Scotland - Travelling Funfairs (Licensing) (Scotland) Bill
On 29th April the Travelling Funfairs (Licensing) (Scotland) Bill was introduced in the Scottish Parliament.
In a statement announcing the new Bill, Richard Lyle MSP, stated that the Bill is needed to protect showpeople’s way of living. It also aims for funfairs to continue to be an aspect of 21st century life in Scotland, across the country.
The Bill is designed to make it easier for operators to put on travelling funfairs in Scotland. It creates a new licensing process
If voted into law, the new Bill, require funfairs in Scotland to have a public entertainment licence. The local council can charge operators for a licence and can decide not to grant a licence. This would mean that the funfair could not take place. Every local council can decide how much to charge and the time it takes to consider an application can vary.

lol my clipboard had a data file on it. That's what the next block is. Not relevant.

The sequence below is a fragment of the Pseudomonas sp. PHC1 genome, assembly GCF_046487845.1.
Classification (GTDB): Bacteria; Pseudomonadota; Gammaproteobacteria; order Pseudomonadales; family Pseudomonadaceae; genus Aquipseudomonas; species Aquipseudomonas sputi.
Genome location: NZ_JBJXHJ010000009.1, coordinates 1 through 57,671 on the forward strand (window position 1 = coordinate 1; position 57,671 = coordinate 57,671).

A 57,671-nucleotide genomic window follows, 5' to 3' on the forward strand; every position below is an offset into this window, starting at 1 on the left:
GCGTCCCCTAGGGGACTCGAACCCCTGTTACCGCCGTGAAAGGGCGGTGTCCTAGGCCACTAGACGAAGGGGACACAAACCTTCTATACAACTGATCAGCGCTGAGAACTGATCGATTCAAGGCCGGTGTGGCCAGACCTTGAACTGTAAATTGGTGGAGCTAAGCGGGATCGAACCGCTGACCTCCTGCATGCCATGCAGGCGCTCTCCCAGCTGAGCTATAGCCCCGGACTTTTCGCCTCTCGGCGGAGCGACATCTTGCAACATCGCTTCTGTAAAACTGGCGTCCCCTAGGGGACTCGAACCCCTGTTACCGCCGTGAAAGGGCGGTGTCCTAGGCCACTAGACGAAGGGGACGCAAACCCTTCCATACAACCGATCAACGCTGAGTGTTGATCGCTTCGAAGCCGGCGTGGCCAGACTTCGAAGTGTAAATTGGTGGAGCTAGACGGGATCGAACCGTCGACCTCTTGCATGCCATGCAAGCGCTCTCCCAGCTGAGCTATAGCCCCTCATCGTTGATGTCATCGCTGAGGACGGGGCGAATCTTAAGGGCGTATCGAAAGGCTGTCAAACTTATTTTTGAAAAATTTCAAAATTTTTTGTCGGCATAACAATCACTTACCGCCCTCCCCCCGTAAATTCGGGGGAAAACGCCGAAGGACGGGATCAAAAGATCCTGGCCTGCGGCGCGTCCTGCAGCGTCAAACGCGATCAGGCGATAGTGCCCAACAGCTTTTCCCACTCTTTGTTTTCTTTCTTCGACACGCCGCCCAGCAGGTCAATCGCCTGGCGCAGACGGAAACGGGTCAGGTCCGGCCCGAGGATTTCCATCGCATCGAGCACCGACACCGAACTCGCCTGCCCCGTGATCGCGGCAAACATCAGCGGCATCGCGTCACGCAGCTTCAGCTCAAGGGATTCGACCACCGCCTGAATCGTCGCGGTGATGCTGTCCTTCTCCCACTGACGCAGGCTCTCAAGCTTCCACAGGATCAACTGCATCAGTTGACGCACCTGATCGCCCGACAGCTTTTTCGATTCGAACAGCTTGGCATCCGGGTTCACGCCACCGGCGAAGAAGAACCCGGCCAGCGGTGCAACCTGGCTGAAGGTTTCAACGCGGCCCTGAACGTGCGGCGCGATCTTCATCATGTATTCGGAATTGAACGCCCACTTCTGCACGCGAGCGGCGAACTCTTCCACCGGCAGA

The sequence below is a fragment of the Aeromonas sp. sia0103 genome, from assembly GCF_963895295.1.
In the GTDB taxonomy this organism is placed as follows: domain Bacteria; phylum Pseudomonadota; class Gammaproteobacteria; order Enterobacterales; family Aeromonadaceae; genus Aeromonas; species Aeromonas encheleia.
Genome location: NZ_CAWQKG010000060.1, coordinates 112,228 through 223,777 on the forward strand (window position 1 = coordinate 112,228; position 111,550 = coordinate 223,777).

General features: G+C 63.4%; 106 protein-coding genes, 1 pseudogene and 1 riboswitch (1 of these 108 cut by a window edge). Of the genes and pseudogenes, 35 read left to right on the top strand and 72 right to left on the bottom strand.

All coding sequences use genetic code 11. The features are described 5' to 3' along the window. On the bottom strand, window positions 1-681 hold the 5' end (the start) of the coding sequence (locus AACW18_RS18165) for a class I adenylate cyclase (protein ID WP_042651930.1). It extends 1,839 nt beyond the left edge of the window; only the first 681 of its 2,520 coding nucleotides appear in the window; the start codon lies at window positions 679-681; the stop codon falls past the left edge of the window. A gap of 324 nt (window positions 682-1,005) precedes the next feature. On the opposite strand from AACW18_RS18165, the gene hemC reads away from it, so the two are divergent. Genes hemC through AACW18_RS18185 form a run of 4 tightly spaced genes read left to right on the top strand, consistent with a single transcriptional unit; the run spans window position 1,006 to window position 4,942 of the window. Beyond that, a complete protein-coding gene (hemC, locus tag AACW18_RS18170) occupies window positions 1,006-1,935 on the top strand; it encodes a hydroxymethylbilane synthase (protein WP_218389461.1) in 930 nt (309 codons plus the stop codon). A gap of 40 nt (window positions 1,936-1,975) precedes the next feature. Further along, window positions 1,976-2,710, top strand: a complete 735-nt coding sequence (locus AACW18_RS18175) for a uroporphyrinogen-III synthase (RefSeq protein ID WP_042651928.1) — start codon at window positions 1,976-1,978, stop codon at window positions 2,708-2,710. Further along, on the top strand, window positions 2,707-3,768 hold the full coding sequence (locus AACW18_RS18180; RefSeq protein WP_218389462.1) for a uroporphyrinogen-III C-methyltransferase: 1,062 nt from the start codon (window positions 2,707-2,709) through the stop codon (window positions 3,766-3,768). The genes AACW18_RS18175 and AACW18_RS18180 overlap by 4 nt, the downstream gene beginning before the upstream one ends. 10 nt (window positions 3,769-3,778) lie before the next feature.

This Bill changes the system for anyone applying for licences. It also changes how local councils decide whether to grant them. Operators will still need a licence to hold a travelling funfair under this Bill. A local council must grant the licence within 21 days as long as an operator meets certain application requirements.
The Bill also changes the fees for applying for a licence. Each application will cost £50. This is cheaper than licence applications currently cost in most local council areas.
The Bill does other related things like:
• making procedures for adding certain conditions to licences
• allowing appeals against a decision by a local council
• allowing local councils to search and inspect travelling funfairs
The Bill makes no changes to health and safety requirements and standards. These are dealt with by other laws.